Introducing Rakewell, Apollo’s wandering eye on the art world. Look out for regular posts taking a rakish perspective on art and museum stories.
Censorship is in the air right now, not least because the businessman Tatxo Benet has just opened a museum dedicated to it with what Rakewell can only describe as impeccable timing. The Museu de l’Art Prohibit in Barcelona is a collection of 200-odd works that have been denounced, attacked or removed from exhibition. But perhaps the latest revelation of historical censorship is beyond even them.
News that a ghastly fiend long ago censored from a painting by Joshua Reynolds has now been revealed comes like a breath of fresh (if somewhat sulphurous) air. The painting of 1789 depicts a scene from Shakespeare’s Henry VI, Part 2; as the king stands at the deathbed of the wicked Cardinal Beaufort, he implores God: ‘O! beat away the busy meddling fiend.’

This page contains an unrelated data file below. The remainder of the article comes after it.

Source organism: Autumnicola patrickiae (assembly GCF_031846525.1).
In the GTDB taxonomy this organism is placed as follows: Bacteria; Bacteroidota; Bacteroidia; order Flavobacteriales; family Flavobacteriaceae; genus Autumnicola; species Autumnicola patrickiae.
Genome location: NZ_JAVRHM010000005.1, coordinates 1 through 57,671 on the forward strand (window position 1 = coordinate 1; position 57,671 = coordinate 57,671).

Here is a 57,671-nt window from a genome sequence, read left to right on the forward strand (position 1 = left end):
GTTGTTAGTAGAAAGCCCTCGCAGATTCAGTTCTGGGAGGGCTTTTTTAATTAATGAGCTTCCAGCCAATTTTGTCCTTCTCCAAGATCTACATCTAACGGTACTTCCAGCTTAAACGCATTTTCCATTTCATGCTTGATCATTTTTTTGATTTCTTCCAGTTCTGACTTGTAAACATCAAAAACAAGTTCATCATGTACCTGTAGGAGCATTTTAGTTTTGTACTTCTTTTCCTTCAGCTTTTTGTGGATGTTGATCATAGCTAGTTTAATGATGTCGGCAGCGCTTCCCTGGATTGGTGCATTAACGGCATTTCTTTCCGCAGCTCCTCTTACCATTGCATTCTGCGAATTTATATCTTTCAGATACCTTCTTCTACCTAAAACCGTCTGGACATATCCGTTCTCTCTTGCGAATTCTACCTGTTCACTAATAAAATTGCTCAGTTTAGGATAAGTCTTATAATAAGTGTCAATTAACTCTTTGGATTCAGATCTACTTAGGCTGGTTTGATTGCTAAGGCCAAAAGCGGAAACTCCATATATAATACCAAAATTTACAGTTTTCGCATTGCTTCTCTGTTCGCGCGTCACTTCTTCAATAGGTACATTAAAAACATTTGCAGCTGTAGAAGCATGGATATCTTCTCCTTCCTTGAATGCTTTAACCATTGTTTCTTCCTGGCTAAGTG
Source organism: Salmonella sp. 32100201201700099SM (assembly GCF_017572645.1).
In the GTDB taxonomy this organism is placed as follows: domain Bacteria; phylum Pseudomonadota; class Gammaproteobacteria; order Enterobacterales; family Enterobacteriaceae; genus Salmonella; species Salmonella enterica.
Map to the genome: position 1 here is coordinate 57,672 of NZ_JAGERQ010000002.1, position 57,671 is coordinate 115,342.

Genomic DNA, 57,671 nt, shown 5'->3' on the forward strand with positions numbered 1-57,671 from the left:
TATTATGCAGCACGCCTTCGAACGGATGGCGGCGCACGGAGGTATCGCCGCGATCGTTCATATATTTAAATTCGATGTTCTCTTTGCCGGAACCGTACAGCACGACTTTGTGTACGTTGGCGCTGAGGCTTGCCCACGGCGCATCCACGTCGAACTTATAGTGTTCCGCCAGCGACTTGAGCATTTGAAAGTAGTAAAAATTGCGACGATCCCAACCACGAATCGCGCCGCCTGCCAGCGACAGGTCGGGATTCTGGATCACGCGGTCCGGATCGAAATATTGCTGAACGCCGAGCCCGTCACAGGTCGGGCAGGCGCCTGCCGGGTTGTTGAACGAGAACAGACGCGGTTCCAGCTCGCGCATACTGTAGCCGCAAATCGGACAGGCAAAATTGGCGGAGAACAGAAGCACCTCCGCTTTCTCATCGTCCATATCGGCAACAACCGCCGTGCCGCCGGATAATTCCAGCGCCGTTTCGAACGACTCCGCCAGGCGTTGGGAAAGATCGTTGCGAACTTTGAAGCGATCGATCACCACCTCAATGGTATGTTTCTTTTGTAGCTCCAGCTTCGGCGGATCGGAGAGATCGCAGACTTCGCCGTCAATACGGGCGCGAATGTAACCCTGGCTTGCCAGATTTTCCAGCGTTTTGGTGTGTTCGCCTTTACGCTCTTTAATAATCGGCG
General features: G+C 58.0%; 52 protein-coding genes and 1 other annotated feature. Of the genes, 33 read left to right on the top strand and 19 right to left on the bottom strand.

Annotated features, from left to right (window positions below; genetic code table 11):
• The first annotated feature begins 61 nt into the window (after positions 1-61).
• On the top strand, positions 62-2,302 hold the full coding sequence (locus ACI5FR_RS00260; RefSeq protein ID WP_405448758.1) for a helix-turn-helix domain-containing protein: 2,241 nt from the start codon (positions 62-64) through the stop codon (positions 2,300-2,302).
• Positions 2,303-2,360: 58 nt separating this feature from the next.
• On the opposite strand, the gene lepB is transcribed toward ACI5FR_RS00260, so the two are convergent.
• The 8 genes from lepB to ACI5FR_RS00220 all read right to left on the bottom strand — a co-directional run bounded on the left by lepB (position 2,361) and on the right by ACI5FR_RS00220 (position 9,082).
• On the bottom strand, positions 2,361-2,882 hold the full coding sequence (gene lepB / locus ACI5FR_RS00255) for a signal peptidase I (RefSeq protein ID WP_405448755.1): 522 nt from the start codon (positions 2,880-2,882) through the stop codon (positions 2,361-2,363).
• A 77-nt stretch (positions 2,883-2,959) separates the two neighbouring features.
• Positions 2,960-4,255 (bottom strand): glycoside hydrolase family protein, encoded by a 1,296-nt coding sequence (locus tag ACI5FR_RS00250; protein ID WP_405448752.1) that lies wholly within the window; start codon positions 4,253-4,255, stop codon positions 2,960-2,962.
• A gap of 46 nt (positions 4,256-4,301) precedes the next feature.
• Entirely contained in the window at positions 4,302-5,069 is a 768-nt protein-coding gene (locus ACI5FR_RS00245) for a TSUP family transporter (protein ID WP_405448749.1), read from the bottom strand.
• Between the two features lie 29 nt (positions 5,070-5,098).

Reynolds’s decision to make said evil spirit visible behind Beaufort’s bed met with a surprising degree of pearl-clutching from critics. Though the artist resisted calls to alter the work, the National Trust’s conservators found that several hands had later overpainted the piece (a print run in 1792, shortly after the artist’s death, likewise showed attempts to remove the fiend from the printing plate). Why the furore? Because Reynolds – perish the thought – had rendered a metaphor literal. Rakewell longs for the return of a time when acts of artistic censorship were so magnificently mild.